New Ways to Pay – Is Cash on the Way Out?
Take a moment to think of what’s in your wallet: Driver’s licence, Medicare card, maybe some small photos of your loved ones, most likely an assortment of credit and debit cards, and… probably not as much cash, as frequently, as you used to carry.
The Reserve Bank of Australia released figures earlier this year that show that cash withdrawals from ATMs are at a 15 year low. From a peak of 74,000 ATM withdrawals per month in July 2008, that number has dropped significantly to 48,684 in January 2017, with every indication showing that cash withdrawals will continue to plummet. (Figures sourced here.)
Australians aren’t using cash as frequently as we used to because the availability and variety of options to pay electronically are higher than ever, and only set to increase. In fact, ING’s International Survey on Mobile Banking 2017 found that, of those Australians surveyed, 24% fully embraced the idea of a totally cashless society. When asked to give their preference between shopping in a store that only accepted electronic payments, or a store that only accepted cash, 66% said that they would choose to shop at the store that only accepted electronic payments. Twenty-seven percent of respondents claimed they are already at the stage of rarely carrying cash.
For both customers and businesses, the main benefits of the trend towards electronic payments are two-fold:
- Time saved. This is time saved at the time of purchase – ‘Tap and Pay’ type set-ups are generally faster and easier than the exchange of notes and coins. And time saved pre/post sale with less time spent counting tills and taking cash to the bank on the side of the seller. And less time trying to find an ATM or point to withdraw cash for the customer.
- Better security/more safety. With less cash on the premises/in an individual’s pocket, there is a smaller incentive for any opportunistic criminals. And with greater ability to track electronic payments, there is a clearer trail of information and process of recourse should anything go wrong.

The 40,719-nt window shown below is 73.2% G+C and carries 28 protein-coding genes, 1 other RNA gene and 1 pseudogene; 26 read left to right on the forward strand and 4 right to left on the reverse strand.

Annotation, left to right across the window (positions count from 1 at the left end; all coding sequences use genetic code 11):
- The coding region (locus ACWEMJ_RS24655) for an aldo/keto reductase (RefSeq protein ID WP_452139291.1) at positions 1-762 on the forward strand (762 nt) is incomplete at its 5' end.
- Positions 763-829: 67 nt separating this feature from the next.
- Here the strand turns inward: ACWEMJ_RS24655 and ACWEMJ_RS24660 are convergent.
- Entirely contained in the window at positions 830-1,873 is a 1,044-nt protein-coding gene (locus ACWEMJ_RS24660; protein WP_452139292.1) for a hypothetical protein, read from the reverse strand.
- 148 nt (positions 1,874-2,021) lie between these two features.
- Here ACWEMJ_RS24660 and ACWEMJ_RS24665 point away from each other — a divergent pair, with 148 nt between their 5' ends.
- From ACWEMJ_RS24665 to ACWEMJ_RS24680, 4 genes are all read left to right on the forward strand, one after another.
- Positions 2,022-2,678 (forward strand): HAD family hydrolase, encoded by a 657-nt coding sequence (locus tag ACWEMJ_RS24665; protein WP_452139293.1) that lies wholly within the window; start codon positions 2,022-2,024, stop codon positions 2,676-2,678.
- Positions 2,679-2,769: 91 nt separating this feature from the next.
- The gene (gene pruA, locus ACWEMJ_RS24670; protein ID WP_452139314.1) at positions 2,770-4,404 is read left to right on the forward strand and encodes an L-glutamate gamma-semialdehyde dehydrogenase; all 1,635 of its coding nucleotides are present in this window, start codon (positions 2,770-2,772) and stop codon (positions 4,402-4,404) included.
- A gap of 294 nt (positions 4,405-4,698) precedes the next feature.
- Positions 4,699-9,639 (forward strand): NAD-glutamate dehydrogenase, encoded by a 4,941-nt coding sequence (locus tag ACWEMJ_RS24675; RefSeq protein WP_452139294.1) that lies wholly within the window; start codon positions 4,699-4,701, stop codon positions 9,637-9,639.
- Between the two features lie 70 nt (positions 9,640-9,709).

Australia isn’t the first country to trend towards going cashless. In fact, even with our strong decrease in the use of cash, we lag behind many of our international neighbours. Singapore leads the charge (pun intended!) with an estimated 61% of payments already cashless. The Netherlands (60% of sales), France (59% of sales), and Sweden (59% of sales) are among those all strongly developing their use of electronic payment methods. (Perhaps Sweden is such a strong adopter of electronic payments after the notorious robbery of $6.5million in cash in 2009, none of which has ever officially been found! The full story, ‘Imagining a cashless world.’ is here.)
The proof is in the numbers, and the numbers say, both nationally and internationally, we’re leaving cash behind and heading strongly towards the era of electronic payments. In the world of vending machines, long gone are the days when we dug around in our pockets, hoping fervently to find an extra 20 cents so we could make a selection and not go hungry! These days vending machines are just one of the hundreds of set-ups embracing the cashless trend and offering fast, safe, trackable purchases.
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